Rubenstein, whose students continue to study the herd, said the co-management seems to be working well. The Foundation, founded in 1996, works to “To preserve and protect the Shackleford Horses and to ensure that their place in history is continued into the future.”
Its president and chairperson, Carolyn Mason, said she grew up in the Outer Banks knowing wild horses lived nearby.
“When I was a little girl—I’m 68 years old—there were horses on Core Banks,” Mason said. “I just felt like they belonged there.” Mason said while leading the Foundation she has learned to be a “parrot,” soliciting and communicating the advice of Rubenstein and other scientists to best manage the herd. “Without fail, the experts would say, ‘How can I help you?’” she said. “I feel like I’ve been in graduate school for the last 15 years.”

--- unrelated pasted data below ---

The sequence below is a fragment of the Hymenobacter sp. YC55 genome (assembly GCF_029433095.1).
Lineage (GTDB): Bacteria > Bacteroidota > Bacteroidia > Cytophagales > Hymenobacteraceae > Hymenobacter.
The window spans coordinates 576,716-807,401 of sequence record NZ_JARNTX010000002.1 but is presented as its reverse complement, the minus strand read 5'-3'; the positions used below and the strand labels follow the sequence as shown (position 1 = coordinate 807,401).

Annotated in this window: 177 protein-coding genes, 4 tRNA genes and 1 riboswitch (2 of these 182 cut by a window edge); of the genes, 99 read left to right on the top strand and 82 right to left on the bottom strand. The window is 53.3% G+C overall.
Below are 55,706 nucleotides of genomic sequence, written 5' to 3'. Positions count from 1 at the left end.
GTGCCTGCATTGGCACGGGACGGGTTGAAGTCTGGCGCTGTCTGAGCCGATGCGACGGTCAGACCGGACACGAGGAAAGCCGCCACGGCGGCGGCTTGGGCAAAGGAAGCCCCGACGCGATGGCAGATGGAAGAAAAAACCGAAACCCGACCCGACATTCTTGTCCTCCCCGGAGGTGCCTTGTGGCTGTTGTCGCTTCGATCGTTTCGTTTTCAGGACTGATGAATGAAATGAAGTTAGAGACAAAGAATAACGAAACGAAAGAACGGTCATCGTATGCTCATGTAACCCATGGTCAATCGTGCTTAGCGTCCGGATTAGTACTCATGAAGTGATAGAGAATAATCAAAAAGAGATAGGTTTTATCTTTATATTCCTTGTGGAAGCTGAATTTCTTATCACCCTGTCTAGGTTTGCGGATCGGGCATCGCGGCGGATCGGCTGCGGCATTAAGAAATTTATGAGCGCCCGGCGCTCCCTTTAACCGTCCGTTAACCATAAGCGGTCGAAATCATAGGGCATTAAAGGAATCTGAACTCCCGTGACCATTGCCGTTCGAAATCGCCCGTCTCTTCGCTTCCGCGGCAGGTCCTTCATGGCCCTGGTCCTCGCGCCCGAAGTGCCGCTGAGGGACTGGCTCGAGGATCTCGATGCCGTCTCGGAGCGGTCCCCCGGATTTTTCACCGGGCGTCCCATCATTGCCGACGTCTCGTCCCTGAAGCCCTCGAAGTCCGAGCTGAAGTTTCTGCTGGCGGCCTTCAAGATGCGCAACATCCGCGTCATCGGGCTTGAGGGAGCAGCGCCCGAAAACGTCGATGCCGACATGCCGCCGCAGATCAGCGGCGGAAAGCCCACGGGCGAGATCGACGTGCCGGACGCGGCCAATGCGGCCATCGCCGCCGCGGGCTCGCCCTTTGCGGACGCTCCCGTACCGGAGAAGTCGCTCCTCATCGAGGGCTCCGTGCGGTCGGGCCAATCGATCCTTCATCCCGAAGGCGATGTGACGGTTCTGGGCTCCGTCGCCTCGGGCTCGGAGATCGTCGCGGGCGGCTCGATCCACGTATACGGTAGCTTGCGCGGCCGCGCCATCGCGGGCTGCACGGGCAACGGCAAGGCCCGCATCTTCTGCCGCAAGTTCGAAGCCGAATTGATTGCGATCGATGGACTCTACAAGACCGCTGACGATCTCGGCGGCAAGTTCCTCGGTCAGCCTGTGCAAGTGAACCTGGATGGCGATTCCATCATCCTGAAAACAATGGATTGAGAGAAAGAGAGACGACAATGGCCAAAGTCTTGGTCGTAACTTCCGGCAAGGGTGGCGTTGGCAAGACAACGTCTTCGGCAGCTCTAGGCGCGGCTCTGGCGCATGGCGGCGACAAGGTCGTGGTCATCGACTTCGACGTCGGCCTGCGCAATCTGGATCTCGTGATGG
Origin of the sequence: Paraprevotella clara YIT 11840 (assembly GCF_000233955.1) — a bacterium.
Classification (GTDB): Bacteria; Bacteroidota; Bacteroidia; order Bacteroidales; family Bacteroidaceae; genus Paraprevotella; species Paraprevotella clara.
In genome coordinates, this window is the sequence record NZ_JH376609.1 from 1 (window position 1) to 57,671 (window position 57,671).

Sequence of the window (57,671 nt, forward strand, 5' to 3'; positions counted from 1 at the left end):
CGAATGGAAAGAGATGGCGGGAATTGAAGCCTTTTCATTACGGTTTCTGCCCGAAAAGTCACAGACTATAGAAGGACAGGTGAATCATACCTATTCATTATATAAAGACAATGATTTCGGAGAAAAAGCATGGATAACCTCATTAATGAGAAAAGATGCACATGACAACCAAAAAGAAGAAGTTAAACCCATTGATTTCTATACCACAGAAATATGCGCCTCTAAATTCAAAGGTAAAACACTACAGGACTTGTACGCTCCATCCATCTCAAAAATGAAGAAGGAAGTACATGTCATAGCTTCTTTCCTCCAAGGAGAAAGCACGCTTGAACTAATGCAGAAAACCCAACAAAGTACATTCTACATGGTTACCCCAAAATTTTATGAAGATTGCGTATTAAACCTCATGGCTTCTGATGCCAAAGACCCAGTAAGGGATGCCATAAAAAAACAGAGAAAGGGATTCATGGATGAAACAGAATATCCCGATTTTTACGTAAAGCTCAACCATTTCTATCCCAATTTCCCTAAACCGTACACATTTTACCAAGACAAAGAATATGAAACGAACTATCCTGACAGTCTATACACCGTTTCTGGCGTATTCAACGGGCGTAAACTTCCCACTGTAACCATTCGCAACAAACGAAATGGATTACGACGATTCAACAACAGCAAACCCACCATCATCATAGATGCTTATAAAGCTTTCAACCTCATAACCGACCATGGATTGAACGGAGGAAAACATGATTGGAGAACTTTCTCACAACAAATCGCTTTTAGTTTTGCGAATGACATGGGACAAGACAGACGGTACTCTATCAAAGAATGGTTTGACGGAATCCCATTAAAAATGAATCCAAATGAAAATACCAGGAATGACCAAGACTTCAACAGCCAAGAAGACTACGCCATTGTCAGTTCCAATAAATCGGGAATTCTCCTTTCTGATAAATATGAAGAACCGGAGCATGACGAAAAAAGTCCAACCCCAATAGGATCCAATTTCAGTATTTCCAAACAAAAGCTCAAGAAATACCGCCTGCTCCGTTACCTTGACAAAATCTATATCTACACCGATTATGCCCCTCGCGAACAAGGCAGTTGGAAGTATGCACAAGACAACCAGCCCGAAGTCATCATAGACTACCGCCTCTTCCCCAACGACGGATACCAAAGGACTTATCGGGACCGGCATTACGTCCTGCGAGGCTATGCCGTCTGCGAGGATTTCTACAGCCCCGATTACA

Currently, the horse management plan calls for a population between 110 and 130 horses. The Park Service and Foundation maintain this range by two mechanisms: removing horses for adoption, and administering contraception to mares. At the start, a number of horses were removed in a series of “roundups,” the last of which occurred in 2005. The most recent plan calls for removal of two to four foals each year by darting.
Porcine Zonae Pellucidae vaccine, or PZP, is delivered by dart to selected mares as birth control. The vaccine has been administered to zoo residents as well as other wild populations living in restricted space, such as elephants in South African game parks. When injected into the muscle of a mare, PZP alters sperm receptors on the membrane of her eggs, preventing fertilization. Mares must have booster shots annually. After five to seven consecutive years of injections, mares typically become infertile. This differs by individual horse, however. Stuska noted that one mare, Sabrina, foaled after seven years on PZP.